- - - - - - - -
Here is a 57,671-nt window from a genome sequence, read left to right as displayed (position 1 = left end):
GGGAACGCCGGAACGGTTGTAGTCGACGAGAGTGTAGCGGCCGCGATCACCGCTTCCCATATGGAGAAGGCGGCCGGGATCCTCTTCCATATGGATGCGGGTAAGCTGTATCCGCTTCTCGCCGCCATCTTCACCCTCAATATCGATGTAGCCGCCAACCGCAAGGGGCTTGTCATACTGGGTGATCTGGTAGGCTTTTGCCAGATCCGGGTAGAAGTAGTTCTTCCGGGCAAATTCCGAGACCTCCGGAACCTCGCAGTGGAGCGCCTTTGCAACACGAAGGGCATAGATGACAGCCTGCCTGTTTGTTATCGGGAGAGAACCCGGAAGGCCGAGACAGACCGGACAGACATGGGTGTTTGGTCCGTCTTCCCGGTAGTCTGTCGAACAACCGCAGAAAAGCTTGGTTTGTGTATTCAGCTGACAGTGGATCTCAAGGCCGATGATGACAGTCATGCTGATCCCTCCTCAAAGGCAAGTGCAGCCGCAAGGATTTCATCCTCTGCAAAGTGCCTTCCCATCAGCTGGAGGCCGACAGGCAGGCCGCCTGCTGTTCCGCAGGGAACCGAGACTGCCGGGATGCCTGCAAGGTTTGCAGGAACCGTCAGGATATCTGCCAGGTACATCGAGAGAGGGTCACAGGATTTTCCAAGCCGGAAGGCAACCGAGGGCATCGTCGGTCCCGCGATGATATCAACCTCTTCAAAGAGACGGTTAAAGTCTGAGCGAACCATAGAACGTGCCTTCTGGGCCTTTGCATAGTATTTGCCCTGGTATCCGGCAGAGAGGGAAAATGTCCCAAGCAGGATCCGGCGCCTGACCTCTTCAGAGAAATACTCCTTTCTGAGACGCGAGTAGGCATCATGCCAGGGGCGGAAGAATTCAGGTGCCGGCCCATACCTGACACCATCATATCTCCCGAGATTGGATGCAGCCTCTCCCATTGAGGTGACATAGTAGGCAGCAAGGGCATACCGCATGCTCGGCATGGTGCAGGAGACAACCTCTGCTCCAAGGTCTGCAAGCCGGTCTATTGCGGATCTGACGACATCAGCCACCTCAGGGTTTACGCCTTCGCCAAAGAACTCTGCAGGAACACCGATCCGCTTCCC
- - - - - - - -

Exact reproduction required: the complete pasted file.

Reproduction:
Here is a 57,671-nt window from a genome sequence, read left to right as displayed (position 1 = left end):
GGGAACGCCGGAACGGTTGTAGTCGACGAGAGTGTAGCGGCCGCGATCACCGCTTCCCATATGGAGAAGGCGGCCGGGATCCTCTTCCATATGGATGCGGGTAAGCTGTATCCGCTTCTCGCCGCCATCTTCACCCTCAATATCGATGTAGCCGCCAACCGCAAGGGGCTTGTCATACTGGGTGATCTGGTAGGCTTTTGCCAGATCCGGGTAGAAGTAGTTCTTCCGGGCAAATTCCGAGACCTCCGGAACCTCGCAGTGGAGCGCCTTTGCAACACGAAGGGCATAGATGACAGCCTGCCTGTTTGTTATCGGGAGAGAACCCGGAAGGCCGAGACAGACCGGACAGACATGGGTGTTTGGTCCGTCTTCCCGGTAGTCTGTCGAACAACCGCAGAAAAGCTTGGTTTGTGTATTCAGCTGACAGTGGATCTCAAGGCCGATGATGACAGTCATGCTGATCCCTCCTCAAAGGCAAGTGCAGCCGCAAGGATTTCATCCTCTGCAAAGTGCCTTCCCATCAGCTGGAGGCCGACAGGCAGGCCGCCTGCTGTTCCGCAGGGAACCGAGACTGCCGGGATGCCTGCAAGGTTTGCAGGAACCGTCAGGATATCTGCCAGGTACATCGAGAGAGGGTCACAGGATTTTCCAAGCCGGAAGGCAACCGAGGGCATCGTCGGTCCCGCGATGATATCAACCTCTTCAAAGAGACGGTTAAAGTCTGAGCGAACCATAGAACGTGCCTTCTGGGCCTTTGCATAGTATTTGCCCTGGTATCCGGCAGAGAGGGAAAATGTCCCAAGCAGGATCCGGCGCCTGACCTCTTCAGAGAAATACTCCTTTCTGAGACGCGAGTAGGCATCATGCCAGGGGCGGAAGAATTCAGGTGCCGGCCCATACCTGACACCATCATATCTCCCGAGATTGGATGCAGCCTCTCCCATTGAGGTGACATAGTAGGCAGCAAGGGCATACCGCATGCTCGGCATGGTGCAGGAGACAACCTCTGCTCCAAGGTCTGCAAGCCGGTCTATTGCGGATCTGACGACATCAGCCACCTCAGGGTTTACGCCTTCGCCAAAGAACTCTGCAGGAACACCGATCCGCTTCCC